(Dreamworks, directed by Chris Sanders and Dean DeBlois, 2010)
Because everyone needs a bit of a break now and again. A couple of friends had told me I would love this film and so, when I saw it discounted in HMV, I thought I’d give it a go. It turns out that my friends know me only too well: I settled down with a glass of wine and had a thoroughly enjoyable couple of hours.
How To Train Your Dragon is one of the best animated films I’ve seen recently; not quite on a par with Tangled in my opinion, but pretty darn close. The story follows Hiccup, the most hopeless Viking in the village of Berk, whose sole dream is to fight dragons and be accepted by his peers. When he stumbles across an injured dragon, he finally has the chance to prove himself… but it doesn’t quite go to plan.
It’s a very simple plot but like many so-called ‘children’s’ films recently, there’s plenty of stuff aimed at the adults as well. The relationship between Hiccup and his gruff, rather ashamed father is beautifully observed, even if it’s eclipsed by the growing friendship between Hiccup and his dragon Toothless; and that’s a friendship which is conveyed mostly through subtle changes of expression on a dragon’s face. Not easy. Toothless is a wonderful creation, stylised but at the same time perfectly believable in this world, and with a very distinct personality – I don’t know about anyone else, but by the end I wanted a dragon for myself…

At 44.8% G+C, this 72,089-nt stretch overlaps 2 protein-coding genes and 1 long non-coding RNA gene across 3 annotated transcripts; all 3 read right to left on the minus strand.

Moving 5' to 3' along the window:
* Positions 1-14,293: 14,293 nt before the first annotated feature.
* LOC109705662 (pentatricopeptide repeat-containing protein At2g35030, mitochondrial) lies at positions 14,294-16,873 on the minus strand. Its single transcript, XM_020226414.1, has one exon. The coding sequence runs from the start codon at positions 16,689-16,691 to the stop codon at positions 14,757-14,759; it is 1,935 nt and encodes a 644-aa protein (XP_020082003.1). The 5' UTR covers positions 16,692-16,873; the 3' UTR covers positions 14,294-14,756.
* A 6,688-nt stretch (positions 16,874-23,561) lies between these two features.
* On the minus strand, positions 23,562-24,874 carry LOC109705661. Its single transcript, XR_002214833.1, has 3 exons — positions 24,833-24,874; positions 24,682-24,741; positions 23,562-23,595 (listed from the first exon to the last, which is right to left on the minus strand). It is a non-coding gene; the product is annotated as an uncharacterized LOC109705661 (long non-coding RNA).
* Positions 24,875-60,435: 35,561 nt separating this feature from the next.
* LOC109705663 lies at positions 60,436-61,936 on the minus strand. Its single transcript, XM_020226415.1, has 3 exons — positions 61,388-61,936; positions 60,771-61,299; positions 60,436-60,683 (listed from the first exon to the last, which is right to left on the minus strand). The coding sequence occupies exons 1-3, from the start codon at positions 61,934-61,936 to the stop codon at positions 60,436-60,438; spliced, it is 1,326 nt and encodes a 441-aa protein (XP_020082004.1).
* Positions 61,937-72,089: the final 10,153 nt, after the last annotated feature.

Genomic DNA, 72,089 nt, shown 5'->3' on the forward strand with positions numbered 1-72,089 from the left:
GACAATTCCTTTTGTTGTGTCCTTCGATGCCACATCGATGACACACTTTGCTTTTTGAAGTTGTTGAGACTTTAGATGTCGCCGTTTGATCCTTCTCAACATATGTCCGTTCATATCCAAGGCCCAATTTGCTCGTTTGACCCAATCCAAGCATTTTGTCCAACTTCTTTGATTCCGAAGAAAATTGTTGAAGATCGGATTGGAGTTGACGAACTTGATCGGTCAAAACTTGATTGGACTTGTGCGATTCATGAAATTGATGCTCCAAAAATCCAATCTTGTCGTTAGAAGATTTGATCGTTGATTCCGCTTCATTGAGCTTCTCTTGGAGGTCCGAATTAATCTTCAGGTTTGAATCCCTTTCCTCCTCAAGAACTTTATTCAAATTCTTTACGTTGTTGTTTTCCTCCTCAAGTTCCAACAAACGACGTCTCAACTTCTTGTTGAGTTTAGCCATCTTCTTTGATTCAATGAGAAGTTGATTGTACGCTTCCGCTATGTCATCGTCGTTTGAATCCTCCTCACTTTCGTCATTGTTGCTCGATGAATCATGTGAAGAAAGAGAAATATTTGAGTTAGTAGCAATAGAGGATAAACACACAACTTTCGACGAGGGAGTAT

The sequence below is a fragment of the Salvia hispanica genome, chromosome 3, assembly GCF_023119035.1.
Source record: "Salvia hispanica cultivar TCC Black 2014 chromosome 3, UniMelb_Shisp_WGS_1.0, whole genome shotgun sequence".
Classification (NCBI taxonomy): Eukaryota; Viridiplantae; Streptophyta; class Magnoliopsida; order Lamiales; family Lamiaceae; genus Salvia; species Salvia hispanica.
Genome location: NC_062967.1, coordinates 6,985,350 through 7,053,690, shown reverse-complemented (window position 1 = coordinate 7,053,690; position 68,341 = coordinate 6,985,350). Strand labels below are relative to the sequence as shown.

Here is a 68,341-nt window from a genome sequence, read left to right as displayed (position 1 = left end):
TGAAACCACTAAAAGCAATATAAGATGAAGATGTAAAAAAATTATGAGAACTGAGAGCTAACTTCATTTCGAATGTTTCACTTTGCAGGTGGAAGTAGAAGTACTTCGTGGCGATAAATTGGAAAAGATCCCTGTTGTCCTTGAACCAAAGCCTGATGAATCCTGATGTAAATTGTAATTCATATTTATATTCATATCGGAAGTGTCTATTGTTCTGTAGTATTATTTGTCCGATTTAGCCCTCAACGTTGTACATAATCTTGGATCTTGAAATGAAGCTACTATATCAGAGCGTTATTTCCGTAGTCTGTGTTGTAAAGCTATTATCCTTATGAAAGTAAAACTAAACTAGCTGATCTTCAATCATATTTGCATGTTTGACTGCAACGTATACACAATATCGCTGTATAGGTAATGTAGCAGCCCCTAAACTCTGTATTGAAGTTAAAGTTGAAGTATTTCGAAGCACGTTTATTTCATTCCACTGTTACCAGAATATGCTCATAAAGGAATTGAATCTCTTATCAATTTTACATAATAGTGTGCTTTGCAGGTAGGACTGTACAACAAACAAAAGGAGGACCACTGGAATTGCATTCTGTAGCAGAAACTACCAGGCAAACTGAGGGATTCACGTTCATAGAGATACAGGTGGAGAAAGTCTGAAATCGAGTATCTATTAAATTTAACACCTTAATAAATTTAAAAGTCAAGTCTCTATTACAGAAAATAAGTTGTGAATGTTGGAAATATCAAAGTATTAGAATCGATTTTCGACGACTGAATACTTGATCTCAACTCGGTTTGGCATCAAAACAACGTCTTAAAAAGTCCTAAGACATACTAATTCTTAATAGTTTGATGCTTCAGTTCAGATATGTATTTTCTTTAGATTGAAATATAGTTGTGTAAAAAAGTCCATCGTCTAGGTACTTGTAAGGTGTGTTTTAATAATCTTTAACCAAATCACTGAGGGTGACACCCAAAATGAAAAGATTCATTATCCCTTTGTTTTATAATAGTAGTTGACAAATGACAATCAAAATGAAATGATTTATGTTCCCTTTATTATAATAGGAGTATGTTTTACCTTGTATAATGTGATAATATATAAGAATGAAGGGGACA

Part of the reason I enjoyed the film so much was appreciating the complexity of the CGI and the skill it must have required to put it all together. I watched the short extra ‘making of’ film in the hope that would give further information about the program they used for the modelling and rendering, but names weren’t mentioned. I suppose DreamWorks can afford to have a custom-built program, but it’s reassuring to know that it is possible to create similar figures using Blender. I don’t speak from personal experience – I think the furthest I’ve got in Blender is creating a cube – but look at their gallery here, for example.
Nevertheless, knowing even the smallest bit about how this film was put together just increases my admiration for the artists. The textures and effects are top-notch; the flying sequences are stunning, especially the cloud-effects; and it would be churlish not to mention the vast amounts of fire, considering how proud the production team was of those sections. This is one of a (thankfully) increasing number of animated films with not only very engaging and moving stories, but also staggeringly accomplished CGI.